iGCSE Computer Science - Distance Learning

Tutor Marked Assignment 6
Tutor Marked Assignment 8 (Programming)

Methods of Protecting Data

A network which is connected to the Internet is vulnerable to attack using some of the methods that we saw in the previous lesson. There are a number of ways which we can keep our networks safer and more secure and the ways in which we do this also depend on the type of computer system that we are using. A home network or individual (stand-alone) computer system will require less security than a large business network, although it is still important to have some basic security measures in place.



It’s likely that you already have some of the most basic network security set up on your own systems. Setting up strong passwords to ensure that only the authorised user can access accounts is an important part of network security. Often , you will find that you are forced to change these on a regular basis. This ensures that if your password has been accessed by someone else it is not vulnerable forever.

Cracking vs Hacking

Before looking into some of the other methods of protecting data it’s important to be aware of the difference between hacking and cracking when we talk about malicious attempts to access our data. The term cracking means to find out or calculate the password for a user account on a network. Cracking a password may be a simple as using a brute force attack when many different passwords are attempted until the right one is discovered. This brute force attack may happen by a human manually entering someone’s password until the right one works, or more often by using software which will attempt thousands of different regularly used passwords.

Hacking requires both the cracking of the password to access the network and then a malicious attempt to access and manipulate the data in the system. Hacking will generally mean that the network is breached and then data is either changed or possibly malware is installed in the system.

Lesson Activity

Watch the video below about cracking a user’s password and write down the ways in which we can prevent people from cracking our passwords by following specific rules. You may want to create some visual notes in the form of a poster and look at the passwords that you use yourself and whether you need to change them!

In the video, this cartoon is referred to. Although the exam requires you to identify strong passwords as the first example, why is the final example actually much better? (don’t forget to use the first example in your exam answers!)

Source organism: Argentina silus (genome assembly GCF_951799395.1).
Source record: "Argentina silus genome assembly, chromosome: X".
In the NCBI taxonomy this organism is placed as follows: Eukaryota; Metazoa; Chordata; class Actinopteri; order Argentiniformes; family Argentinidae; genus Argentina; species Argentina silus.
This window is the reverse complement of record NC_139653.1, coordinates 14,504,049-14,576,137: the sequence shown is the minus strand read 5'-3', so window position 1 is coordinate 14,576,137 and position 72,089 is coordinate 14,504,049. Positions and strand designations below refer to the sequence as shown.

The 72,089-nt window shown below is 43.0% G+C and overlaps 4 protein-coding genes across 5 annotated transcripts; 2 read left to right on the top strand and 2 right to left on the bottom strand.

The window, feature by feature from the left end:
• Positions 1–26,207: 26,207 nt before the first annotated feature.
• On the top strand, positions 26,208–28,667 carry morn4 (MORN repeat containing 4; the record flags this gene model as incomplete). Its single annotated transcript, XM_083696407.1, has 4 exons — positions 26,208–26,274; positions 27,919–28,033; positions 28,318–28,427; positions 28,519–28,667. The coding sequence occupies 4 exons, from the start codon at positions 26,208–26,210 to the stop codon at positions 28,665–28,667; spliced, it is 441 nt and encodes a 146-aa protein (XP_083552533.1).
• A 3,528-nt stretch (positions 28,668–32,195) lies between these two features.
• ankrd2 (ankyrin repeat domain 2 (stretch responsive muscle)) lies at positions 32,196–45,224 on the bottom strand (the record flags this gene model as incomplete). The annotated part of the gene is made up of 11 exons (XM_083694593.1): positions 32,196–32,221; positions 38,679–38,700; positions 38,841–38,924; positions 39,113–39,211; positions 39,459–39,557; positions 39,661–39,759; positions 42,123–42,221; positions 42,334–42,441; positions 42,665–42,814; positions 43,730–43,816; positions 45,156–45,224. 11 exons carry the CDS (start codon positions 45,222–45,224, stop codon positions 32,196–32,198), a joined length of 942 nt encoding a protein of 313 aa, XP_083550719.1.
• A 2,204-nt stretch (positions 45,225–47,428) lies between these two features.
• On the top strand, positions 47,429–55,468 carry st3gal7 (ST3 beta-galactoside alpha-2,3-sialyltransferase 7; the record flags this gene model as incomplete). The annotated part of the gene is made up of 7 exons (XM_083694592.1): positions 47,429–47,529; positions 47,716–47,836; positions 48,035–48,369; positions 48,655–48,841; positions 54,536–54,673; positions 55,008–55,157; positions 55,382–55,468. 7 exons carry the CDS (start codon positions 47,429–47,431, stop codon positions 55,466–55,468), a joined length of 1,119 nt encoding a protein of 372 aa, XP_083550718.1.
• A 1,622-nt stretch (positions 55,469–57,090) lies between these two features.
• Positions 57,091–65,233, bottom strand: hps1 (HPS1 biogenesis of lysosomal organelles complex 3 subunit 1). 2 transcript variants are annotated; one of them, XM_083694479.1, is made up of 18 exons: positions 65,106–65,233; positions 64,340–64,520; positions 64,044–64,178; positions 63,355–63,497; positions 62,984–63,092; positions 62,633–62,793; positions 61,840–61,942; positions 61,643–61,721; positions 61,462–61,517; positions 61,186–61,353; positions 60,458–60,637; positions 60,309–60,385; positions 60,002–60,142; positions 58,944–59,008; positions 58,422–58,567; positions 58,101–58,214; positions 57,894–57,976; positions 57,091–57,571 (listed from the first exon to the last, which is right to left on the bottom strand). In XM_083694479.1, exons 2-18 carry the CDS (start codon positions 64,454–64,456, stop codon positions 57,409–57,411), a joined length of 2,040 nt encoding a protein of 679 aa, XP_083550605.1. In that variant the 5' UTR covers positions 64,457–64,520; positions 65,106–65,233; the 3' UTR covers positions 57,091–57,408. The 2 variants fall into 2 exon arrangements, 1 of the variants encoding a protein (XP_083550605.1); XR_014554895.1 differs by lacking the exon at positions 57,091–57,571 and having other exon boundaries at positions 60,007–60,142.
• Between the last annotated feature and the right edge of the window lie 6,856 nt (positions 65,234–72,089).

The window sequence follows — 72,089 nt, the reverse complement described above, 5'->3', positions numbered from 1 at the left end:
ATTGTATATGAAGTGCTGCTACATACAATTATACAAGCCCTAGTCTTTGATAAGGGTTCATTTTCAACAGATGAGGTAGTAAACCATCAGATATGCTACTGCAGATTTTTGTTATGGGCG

You may also find that some of the software used to protect the network is also on your computer. Anti-malware software such as firewalls, antivirus, and antispyware also used and protecting network as well as protecting your own computer. Network firewall works in the same way as the firewall on your own system, preventing unauthorised access from outside the network from entering.

Network Policies

network policy

One of the most basic forms of protecting a network is by setting network policies. In its most basic form, a network policy is a rule about what can and cannot be performed on a device connected to a network. In a home network, this may be a rule which is set on the software of the router. Newer smart routers often contain this software allowing parental controls to be set. On a large business network these rules would be set up on the proxy server. The proxy server acts like a gateway for data going in and out of the network and ensuring that the data meets the corporate policies (that is the rules set by the management of the company). It’s quite likely that you have come across a proxy server if you have ever found that an internet site, video, or image has been blocked on your network.

User Access Levels


Another simple way to ensure the network is protected is to set up user access levels. User access levels allow the network manager to assign different users different permissions to areas of the network. Often, these are done in different groups and we refer to them as virtual networks. This means that when a user logs onto any machine in the network their access level is applied automatically and they will only be able to see and edit the data that they are authorised to access.

Penetration Testing


In some networks, more involved tasks are performed on a regular basis to protect the data and hardware in the networks from different forms of attack and security risks. One example of these tasks is penetration testing. When penetration testing is undertaken an expert in data security is often brought in to test for vulnerabilities in the network. Sometimes we refer to this as white hat hacking (this simply means that the person undertaking the testing has knowledge of how to hack into a system, but is using it to help prevent the vulnerabilities instead of exploiting them).

Revision Activity

Download and complete the visual notes below. Remember to add colour to the key terms and your own notes in the spaces provided.